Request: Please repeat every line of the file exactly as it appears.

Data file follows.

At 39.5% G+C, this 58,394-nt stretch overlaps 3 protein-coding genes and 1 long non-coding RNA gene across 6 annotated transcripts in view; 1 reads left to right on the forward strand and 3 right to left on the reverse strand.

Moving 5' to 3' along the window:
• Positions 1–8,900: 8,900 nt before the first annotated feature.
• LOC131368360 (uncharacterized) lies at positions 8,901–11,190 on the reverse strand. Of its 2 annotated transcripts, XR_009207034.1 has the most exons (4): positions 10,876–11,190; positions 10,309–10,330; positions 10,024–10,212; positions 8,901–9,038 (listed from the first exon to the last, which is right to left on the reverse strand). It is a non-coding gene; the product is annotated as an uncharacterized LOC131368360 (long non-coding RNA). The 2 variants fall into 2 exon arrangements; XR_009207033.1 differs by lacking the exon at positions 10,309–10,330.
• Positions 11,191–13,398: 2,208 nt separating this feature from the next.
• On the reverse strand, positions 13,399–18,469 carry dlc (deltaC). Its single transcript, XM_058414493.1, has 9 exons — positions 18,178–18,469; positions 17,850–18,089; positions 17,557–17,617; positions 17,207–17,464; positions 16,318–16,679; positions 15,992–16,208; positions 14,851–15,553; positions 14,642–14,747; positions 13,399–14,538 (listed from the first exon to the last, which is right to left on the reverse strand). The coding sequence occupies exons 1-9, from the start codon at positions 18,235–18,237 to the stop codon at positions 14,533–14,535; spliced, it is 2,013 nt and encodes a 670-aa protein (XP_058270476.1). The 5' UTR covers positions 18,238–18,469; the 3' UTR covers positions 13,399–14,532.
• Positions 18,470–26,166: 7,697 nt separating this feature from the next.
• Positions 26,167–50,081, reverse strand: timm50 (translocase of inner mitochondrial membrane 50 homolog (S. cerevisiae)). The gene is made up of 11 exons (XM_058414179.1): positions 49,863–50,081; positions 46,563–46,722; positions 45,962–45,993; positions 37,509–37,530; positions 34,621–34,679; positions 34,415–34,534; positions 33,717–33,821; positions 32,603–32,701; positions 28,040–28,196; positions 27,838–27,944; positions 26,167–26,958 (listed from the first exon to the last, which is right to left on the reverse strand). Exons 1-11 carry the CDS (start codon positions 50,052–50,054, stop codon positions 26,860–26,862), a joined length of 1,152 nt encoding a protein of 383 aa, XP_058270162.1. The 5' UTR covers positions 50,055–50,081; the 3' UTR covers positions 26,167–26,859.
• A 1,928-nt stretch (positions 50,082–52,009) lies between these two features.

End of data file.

At 39.5% G+C, this 58,394-nt stretch overlaps 3 protein-coding genes and 1 long non-coding RNA gene across 6 annotated transcripts in view; 1 reads left to right on the forward strand and 3 right to left on the reverse strand.

Moving 5' to 3' along the window:
• Positions 1–8,900: 8,900 nt before the first annotated feature.
• LOC131368360 (uncharacterized) lies at positions 8,901–11,190 on the reverse strand. Of its 2 annotated transcripts, XR_009207034.1 has the most exons (4): positions 10,876–11,190; positions 10,309–10,330; positions 10,024–10,212; positions 8,901–9,038 (listed from the first exon to the last, which is right to left on the reverse strand). It is a non-coding gene; the product is annotated as an uncharacterized LOC131368360 (long non-coding RNA). The 2 variants fall into 2 exon arrangements; XR_009207033.1 differs by lacking the exon at positions 10,309–10,330.
• Positions 11,191–13,398: 2,208 nt separating this feature from the next.
• On the reverse strand, positions 13,399–18,469 carry dlc (deltaC). Its single transcript, XM_058414493.1, has 9 exons — positions 18,178–18,469; positions 17,850–18,089; positions 17,557–17,617; positions 17,207–17,464; positions 16,318–16,679; positions 15,992–16,208; positions 14,851–15,553; positions 14,642–14,747; positions 13,399–14,538 (listed from the first exon to the last, which is right to left on the reverse strand). The coding sequence occupies exons 1-9, from the start codon at positions 18,235–18,237 to the stop codon at positions 14,533–14,535; spliced, it is 2,013 nt and encodes a 670-aa protein (XP_058270476.1). The 5' UTR covers positions 18,238–18,469; the 3' UTR covers positions 13,399–14,532.
• Positions 18,470–26,166: 7,697 nt separating this feature from the next.
• Positions 26,167–50,081, reverse strand: timm50 (translocase of inner mitochondrial membrane 50 homolog (S. cerevisiae)). The gene is made up of 11 exons (XM_058414179.1): positions 49,863–50,081; positions 46,563–46,722; positions 45,962–45,993; positions 37,509–37,530; positions 34,621–34,679; positions 34,415–34,534; positions 33,717–33,821; positions 32,603–32,701; positions 28,040–28,196; positions 27,838–27,944; positions 26,167–26,958 (listed from the first exon to the last, which is right to left on the reverse strand). Exons 1-11 carry the CDS (start codon positions 50,052–50,054, stop codon positions 26,860–26,862), a joined length of 1,152 nt encoding a protein of 383 aa, XP_058270162.1. The 5' UTR covers positions 50,055–50,081; the 3' UTR covers positions 26,167–26,859.
• A 1,928-nt stretch (positions 50,082–52,009) lies between these two features.